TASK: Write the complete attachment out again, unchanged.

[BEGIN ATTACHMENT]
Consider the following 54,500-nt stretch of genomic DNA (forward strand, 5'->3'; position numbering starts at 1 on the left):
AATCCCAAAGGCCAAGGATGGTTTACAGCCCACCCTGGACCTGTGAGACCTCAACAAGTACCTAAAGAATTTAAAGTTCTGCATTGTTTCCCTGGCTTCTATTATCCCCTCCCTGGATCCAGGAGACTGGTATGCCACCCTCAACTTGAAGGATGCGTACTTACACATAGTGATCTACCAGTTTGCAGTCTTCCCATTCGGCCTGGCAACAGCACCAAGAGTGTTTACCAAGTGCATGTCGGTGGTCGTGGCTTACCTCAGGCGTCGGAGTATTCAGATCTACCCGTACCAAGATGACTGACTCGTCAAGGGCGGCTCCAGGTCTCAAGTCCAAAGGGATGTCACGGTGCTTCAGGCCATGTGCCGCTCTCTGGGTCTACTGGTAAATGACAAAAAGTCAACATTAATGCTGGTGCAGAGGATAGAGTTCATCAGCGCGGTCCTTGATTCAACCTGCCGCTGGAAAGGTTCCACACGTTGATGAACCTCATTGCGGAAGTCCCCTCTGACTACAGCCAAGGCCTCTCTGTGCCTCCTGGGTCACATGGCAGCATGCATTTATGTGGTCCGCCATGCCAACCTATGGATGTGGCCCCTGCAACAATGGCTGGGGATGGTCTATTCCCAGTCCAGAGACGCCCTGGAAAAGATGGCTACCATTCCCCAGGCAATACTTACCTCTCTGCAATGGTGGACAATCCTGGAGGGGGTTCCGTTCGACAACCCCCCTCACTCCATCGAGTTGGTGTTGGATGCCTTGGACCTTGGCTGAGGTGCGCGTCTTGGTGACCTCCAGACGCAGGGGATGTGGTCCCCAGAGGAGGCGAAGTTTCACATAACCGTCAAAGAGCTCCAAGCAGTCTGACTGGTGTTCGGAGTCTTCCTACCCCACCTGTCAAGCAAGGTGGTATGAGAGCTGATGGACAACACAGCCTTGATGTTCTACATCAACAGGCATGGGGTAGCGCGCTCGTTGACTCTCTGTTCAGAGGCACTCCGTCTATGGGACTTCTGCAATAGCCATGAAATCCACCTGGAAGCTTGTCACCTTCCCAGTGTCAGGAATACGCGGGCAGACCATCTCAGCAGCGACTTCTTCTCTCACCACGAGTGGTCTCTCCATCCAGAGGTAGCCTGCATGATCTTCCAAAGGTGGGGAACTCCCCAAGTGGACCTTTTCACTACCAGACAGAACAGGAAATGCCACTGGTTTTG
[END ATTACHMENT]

Consider the following 54,500-nt stretch of genomic DNA (forward strand, 5'->3'; position numbering starts at 1 on the left):
AATCCCAAAGGCCAAGGATGGTTTACAGCCCACCCTGGACCTGTGAGACCTCAACAAGTACCTAAAGAATTTAAAGTTCTGCATTGTTTCCCTGGCTTCTATTATCCCCTCCCTGGATCCAGGAGACTGGTATGCCACCCTCAACTTGAAGGATGCGTACTTACACATAGTGATCTACCAGTTTGCAGTCTTCCCATTCGGCCTGGCAACAGCACCAAGAGTGTTTACCAAGTGCATGTCGGTGGTCGTGGCTTACCTCAGGCGTCGGAGTATTCAGATCTACCCGTACCAAGATGACTGACTCGTCAAGGGCGGCTCCAGGTCTCAAGTCCAAAGGGATGTCACGGTGCTTCAGGCCATGTGCCGCTCTCTGGGTCTACTGGTAAATGACAAAAAGTCAACATTAATGCTGGTGCAGAGGATAGAGTTCATCAGCGCGGTCCTTGATTCAACCTGCCGCTGGAAAGGTTCCACACGTTGATGAACCTCATTGCGGAAGTCCCCTCTGACTACAGCCAAGGCCTCTCTGTGCCTCCTGGGTCACATGGCAGCATGCATTTATGTGGTCCGCCATGCCAACCTATGGATGTGGCCCCTGCAACAATGGCTGGGGATGGTCTATTCCCAGTCCAGAGACGCCCTGGAAAAGATGGCTACCATTCCCCAGGCAATACTTACCTCTCTGCAATGGTGGACAATCCTGGAGGGGGTTCCGTTCGACAACCCCCCTCACTCCATCGAGTTGGTGTTGGATGCCTTGGACCTTGGCTGAGGTGCGCGTCTTGGTGACCTCCAGACGCAGGGGATGTGGTCCCCAGAGGAGGCGAAGTTTCACATAACCGTCAAAGAGCTCCAAGCAGTCTGACTGGTGTTCGGAGTCTTCCTACCCCACCTGTCAAGCAAGGTGGTATGAGAGCTGATGGACAACACAGCCTTGATGTTCTACATCAACAGGCATGGGGTAGCGCGCTCGTTGACTCTCTGTTCAGAGGCACTCCGTCTATGGGACTTCTGCAATAGCCATGAAATCCACCTGGAAGCTTGTCACCTTCCCAGTGTCAGGAATACGCGGGCAGACCATCTCAGCAGCGACTTCTTCTCTCACCACGAGTGGTCTCTCCATCCAGAGGTAGCCTGCATGATCTTCCAAAGGTGGGGAACTCCCCAAGTGGACCTTTTCACTACCAGACAGAACAGGAAATGCCACTGGTTTTG